More use of bio-based chemicals for manufacturing
“As the process technologies for these chemicals evolve, the gap between bio-based and fossil-fuel based production costs is shrinking,” Hackett said “The key is that, increasingly, processes based on renewable starting materials provide a critical alternative source of “on-purpose” production for certain chemicals that are in short supply—like butadiene. Tire and rubber producers, in particular, want to ensure stable long-term supplies of the key chemical precursors for their products, and bio-based chemicals have the potential to address that need along with offering greater price stability.”
In addition to supply chain considerations, Hackett said, consumer demand and corporate sustainability initiatives are driving the increased use of bio-based chemicals. Employing bio-based chemicals helps manufacturers respond to consumer demand for more sustainable products, and it supports the manufacturer’s efforts to reduce its carbon footprint. Bio-based chemicals usually have lower cradle-to-gate greenhouse gas emissions than their fossil-fuel-based counterparts.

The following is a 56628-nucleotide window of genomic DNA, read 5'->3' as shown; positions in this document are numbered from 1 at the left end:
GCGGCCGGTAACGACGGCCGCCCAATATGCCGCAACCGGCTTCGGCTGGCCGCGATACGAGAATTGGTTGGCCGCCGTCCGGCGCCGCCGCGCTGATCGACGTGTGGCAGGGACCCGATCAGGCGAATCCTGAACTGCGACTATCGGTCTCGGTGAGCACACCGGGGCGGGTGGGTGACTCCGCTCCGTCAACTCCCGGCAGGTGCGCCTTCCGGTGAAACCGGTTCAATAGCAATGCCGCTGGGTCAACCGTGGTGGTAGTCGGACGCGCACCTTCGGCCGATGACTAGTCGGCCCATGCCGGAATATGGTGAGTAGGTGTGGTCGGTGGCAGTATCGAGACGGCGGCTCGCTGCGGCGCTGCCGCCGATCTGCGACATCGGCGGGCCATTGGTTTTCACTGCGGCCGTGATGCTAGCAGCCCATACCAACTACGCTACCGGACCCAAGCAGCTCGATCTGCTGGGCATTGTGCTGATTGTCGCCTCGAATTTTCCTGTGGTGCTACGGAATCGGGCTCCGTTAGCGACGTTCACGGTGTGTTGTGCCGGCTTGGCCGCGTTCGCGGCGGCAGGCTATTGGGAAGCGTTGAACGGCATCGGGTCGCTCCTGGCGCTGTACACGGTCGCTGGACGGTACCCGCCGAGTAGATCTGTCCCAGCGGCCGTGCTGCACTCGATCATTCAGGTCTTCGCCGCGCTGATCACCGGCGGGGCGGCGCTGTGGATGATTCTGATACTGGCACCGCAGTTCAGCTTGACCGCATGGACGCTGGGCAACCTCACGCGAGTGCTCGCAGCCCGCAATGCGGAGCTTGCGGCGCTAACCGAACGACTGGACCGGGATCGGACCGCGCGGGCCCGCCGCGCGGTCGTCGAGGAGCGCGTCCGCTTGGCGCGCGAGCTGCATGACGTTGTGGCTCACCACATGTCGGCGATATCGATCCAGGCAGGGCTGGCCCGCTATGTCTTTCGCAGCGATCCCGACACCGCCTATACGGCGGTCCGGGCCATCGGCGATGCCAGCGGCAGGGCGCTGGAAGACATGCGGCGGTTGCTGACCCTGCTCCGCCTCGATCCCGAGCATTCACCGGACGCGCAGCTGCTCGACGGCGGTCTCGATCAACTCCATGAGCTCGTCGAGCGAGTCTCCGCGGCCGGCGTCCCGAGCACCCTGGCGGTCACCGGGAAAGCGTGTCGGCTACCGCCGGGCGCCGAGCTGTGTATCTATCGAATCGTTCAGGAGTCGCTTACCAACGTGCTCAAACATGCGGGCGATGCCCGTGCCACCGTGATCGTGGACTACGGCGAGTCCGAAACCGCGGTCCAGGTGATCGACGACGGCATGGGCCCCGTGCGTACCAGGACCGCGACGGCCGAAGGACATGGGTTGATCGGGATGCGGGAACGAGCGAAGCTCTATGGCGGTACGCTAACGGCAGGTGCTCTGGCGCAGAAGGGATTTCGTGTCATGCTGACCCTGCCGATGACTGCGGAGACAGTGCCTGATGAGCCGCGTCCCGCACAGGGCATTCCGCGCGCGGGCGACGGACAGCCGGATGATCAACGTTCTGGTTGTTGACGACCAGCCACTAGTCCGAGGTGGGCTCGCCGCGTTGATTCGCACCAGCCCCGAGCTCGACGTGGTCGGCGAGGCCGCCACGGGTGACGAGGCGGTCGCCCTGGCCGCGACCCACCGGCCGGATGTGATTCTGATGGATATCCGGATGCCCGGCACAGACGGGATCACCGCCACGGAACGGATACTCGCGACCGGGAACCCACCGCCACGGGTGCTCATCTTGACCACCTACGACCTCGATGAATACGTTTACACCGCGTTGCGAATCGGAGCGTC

“Nonetheless,” Hackett noted, “economics has a significant impact on demand. Cost and performance considerations continue to outweigh sustainability in most corporate purchasing decisions. Some manufacturers are willing to pay a premium for the sustainability benefits and customer appeal, but performance of these renewable chemicals has to equal that of their fossil-fuel based equivalents.”
Since these bio-based chemicals are derived from agricultural products, the value chain for the bio-based chemicals sector differs significantly from that of the chemical industry, Hackett said. She added that non-traditional players – notably industrial biotechnology firms and start-up companies with focused expertise in chemical catalysis – are emerging as chemical producers. In many cases, she said, these companies are partnering with established agricultural processors and chemical manufacturers to gain access to capital, fermentation or chemical processing expertise, proprietary technology, or feedstocks.
Natural fats and oils have, for many years, served as feedstocks for fatty acids and fatty alcohols; starches and sugars are well established starting materials for ethanol, lactic acid and sorbitol. More recently, plant-derived feedstocks have emerged as economically viable starting materials for commodity chemicals such as butanediol, isoprene and para-xylene, as well as for novel chemicals such as 2,5-furandicarboxylic acid and isosorbide.
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